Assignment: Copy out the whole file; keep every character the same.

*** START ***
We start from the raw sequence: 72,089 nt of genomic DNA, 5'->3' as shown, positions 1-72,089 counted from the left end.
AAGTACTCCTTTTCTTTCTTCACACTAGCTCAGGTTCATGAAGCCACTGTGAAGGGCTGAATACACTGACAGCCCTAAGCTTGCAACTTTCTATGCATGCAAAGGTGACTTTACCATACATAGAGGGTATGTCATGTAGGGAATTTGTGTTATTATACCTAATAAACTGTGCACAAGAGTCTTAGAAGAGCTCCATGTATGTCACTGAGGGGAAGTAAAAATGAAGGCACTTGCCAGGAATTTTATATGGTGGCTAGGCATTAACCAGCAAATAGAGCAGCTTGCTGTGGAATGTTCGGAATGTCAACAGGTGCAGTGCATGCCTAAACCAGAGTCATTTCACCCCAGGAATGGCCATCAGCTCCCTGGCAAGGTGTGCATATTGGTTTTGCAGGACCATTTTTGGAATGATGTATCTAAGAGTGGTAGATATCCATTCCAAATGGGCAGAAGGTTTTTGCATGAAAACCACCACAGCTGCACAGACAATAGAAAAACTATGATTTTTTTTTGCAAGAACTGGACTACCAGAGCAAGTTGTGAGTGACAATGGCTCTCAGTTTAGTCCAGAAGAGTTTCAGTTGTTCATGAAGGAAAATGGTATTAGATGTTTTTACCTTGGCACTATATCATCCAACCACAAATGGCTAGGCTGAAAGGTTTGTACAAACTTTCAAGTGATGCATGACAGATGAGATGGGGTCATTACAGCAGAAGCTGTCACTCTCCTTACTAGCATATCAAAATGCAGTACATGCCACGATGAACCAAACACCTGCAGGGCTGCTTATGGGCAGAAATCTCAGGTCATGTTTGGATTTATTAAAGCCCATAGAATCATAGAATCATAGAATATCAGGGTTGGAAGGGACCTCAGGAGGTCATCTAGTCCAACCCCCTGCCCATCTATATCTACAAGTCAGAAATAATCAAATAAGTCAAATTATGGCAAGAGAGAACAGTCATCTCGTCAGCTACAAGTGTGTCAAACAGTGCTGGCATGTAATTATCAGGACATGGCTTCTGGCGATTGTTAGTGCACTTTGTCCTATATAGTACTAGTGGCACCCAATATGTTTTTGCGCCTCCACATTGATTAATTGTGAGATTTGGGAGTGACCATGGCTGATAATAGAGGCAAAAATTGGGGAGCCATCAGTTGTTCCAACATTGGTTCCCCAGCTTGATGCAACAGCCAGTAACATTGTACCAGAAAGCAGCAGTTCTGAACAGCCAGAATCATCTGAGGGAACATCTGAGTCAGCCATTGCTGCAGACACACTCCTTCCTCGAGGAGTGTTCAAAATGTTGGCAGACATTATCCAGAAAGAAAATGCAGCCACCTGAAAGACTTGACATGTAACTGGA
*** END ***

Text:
We start from the raw sequence: 72,089 nt of genomic DNA, 5'->3' as shown, positions 1-72,089 counted from the left end.
AAGTACTCCTTTTCTTTCTTCACACTAGCTCAGGTTCATGAAGCCACTGTGAAGGGCTGAATACACTGACAGCCCTAAGCTTGCAACTTTCTATGCATGCAAAGGTGACTTTACCATACATAGAGGGTATGTCATGTAGGGAATTTGTGTTATTATACCTAATAAACTGTGCACAAGAGTCTTAGAAGAGCTCCATGTATGTCACTGAGGGGAAGTAAAAATGAAGGCACTTGCCAGGAATTTTATATGGTGGCTAGGCATTAACCAGCAAATAGAGCAGCTTGCTGTGGAATGTTCGGAATGTCAACAGGTGCAGTGCATGCCTAAACCAGAGTCATTTCACCCCAGGAATGGCCATCAGCTCCCTGGCAAGGTGTGCATATTGGTTTTGCAGGACCATTTTTGGAATGATGTATCTAAGAGTGGTAGATATCCATTCCAAATGGGCAGAAGGTTTTTGCATGAAAACCACCACAGCTGCACAGACAATAGAAAAACTATGATTTTTTTTTGCAAGAACTGGACTACCAGAGCAAGTTGTGAGTGACAATGGCTCTCAGTTTAGTCCAGAAGAGTTTCAGTTGTTCATGAAGGAAAATGGTATTAGATGTTTTTACCTTGGCACTATATCATCCAACCACAAATGGCTAGGCTGAAAGGTTTGTACAAACTTTCAAGTGATGCATGACAGATGAGATGGGGTCATTACAGCAGAAGCTGTCACTCTCCTTACTAGCATATCAAAATGCAGTACATGCCACGATGAACCAAACACCTGCAGGGCTGCTTATGGGCAGAAATCTCAGGTCATGTTTGGATTTATTAAAGCCCATAGAATCATAGAATCATAGAATATCAGGGTTGGAAGGGACCTCAGGAGGTCATCTAGTCCAACCCCCTGCCCATCTATATCTACAAGTCAGAAATAATCAAATAAGTCAAATTATGGCAAGAGAGAACAGTCATCTCGTCAGCTACAAGTGTGTCAAACAGTGCTGGCATGTAATTATCAGGACATGGCTTCTGGCGATTGTTAGTGCACTTTGTCCTATATAGTACTAGTGGCACCCAATATGTTTTTGCGCCTCCACATTGATTAATTGTGAGATTTGGGAGTGACCATGGCTGATAATAGAGGCAAAAATTGGGGAGCCATCAGTTGTTCCAACATTGGTTCCCCAGCTTGATGCAACAGCCAGTAACATTGTACCAGAAAGCAGCAGTTCTGAACAGCCAGAATCATCTGAGGGAACATCTGAGTCAGCCATTGCTGCAGACACACTCCTTCCTCGAGGAGTGTTCAAAATGTTGGCAGACATTATCCAGAAAGAAAATGCAGCCACCTGAAAGACTTGACATGTAACTGGA